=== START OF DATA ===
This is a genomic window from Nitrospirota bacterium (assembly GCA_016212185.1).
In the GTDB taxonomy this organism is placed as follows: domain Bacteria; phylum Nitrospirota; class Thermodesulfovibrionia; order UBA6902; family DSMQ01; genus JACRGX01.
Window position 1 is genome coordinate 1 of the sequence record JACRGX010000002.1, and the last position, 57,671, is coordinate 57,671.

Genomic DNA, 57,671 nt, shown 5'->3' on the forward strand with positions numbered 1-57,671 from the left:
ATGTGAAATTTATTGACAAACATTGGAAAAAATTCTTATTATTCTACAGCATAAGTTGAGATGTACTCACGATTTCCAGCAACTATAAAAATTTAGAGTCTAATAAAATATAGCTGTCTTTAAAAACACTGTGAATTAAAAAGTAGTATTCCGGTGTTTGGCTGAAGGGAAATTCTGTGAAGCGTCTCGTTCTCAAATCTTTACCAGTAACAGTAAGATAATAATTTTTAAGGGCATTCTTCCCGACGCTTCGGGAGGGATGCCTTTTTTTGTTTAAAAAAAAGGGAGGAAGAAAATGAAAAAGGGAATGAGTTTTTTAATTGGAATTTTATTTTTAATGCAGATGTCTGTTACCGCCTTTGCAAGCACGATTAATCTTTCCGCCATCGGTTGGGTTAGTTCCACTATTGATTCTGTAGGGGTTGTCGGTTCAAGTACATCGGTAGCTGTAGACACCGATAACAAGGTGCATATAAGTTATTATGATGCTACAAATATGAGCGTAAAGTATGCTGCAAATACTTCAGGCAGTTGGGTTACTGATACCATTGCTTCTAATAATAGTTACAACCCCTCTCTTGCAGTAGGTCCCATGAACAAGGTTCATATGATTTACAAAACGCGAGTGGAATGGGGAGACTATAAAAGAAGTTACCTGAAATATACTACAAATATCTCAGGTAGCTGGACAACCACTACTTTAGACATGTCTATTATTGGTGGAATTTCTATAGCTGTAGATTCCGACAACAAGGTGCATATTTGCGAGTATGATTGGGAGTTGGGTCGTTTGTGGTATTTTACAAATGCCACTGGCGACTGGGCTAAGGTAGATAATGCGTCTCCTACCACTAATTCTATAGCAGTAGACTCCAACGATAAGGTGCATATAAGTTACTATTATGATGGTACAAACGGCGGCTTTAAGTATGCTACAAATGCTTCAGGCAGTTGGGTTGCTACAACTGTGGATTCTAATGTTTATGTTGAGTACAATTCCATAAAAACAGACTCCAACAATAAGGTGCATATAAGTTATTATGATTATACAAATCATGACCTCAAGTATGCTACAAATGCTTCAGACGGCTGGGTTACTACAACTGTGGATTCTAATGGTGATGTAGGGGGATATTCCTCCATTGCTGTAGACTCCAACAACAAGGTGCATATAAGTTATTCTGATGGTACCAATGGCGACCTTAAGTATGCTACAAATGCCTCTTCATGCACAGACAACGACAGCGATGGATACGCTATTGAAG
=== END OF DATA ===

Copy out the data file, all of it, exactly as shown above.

This is a genomic window from Nitrospirota bacterium (assembly GCA_016212185.1).
In the GTDB taxonomy this organism is placed as follows: domain Bacteria; phylum Nitrospirota; class Thermodesulfovibrionia; order UBA6902; family DSMQ01; genus JACRGX01.
Window position 1 is genome coordinate 1 of the sequence record JACRGX010000002.1, and the last position, 57,671, is coordinate 57,671.

Genomic DNA, 57,671 nt, shown 5'->3' on the forward strand with positions numbered 1-57,671 from the left:
ATGTGAAATTTATTGACAAACATTGGAAAAAATTCTTATTATTCTACAGCATAAGTTGAGATGTACTCACGATTTCCAGCAACTATAAAAATTTAGAGTCTAATAAAATATAGCTGTCTTTAAAAACACTGTGAATTAAAAAGTAGTATTCCGGTGTTTGGCTGAAGGGAAATTCTGTGAAGCGTCTCGTTCTCAAATCTTTACCAGTAACAGTAAGATAATAATTTTTAAGGGCATTCTTCCCGACGCTTCGGGAGGGATGCCTTTTTTTGTTTAAAAAAAAGGGAGGAAGAAAATGAAAAAGGGAATGAGTTTTTTAATTGGAATTTTATTTTTAATGCAGATGTCTGTTACCGCCTTTGCAAGCACGATTAATCTTTCCGCCATCGGTTGGGTTAGTTCCACTATTGATTCTGTAGGGGTTGTCGGTTCAAGTACATCGGTAGCTGTAGACACCGATAACAAGGTGCATATAAGTTATTATGATGCTACAAATATGAGCGTAAAGTATGCTGCAAATACTTCAGGCAGTTGGGTTACTGATACCATTGCTTCTAATAATAGTTACAACCCCTCTCTTGCAGTAGGTCCCATGAACAAGGTTCATATGATTTACAAAACGCGAGTGGAATGGGGAGACTATAAAAGAAGTTACCTGAAATATACTACAAATATCTCAGGTAGCTGGACAACCACTACTTTAGACATGTCTATTATTGGTGGAATTTCTATAGCTGTAGATTCCGACAACAAGGTGCATATTTGCGAGTATGATTGGGAGTTGGGTCGTTTGTGGTATTTTACAAATGCCACTGGCGACTGGGCTAAGGTAGATAATGCGTCTCCTACCACTAATTCTATAGCAGTAGACTCCAACGATAAGGTGCATATAAGTTACTATTATGATGGTACAAACGGCGGCTTTAAGTATGCTACAAATGCTTCAGGCAGTTGGGTTGCTACAACTGTGGATTCTAATGTTTATGTTGAGTACAATTCCATAAAAACAGACTCCAACAATAAGGTGCATATAAGTTATTATGATTATACAAATCATGACCTCAAGTATGCTACAAATGCTTCAGACGGCTGGGTTACTACAACTGTGGATTCTAATGGTGATGTAGGGGGATATTCCTCCATTGCTGTAGACTCCAACAACAAGGTGCATATAAGTTATTCTGATGGTACCAATGGCGACCTTAAGTATGCTACAAATGCCTCTTCATGCACAGACAACGACAGCGATGGATACGCTATTGAAG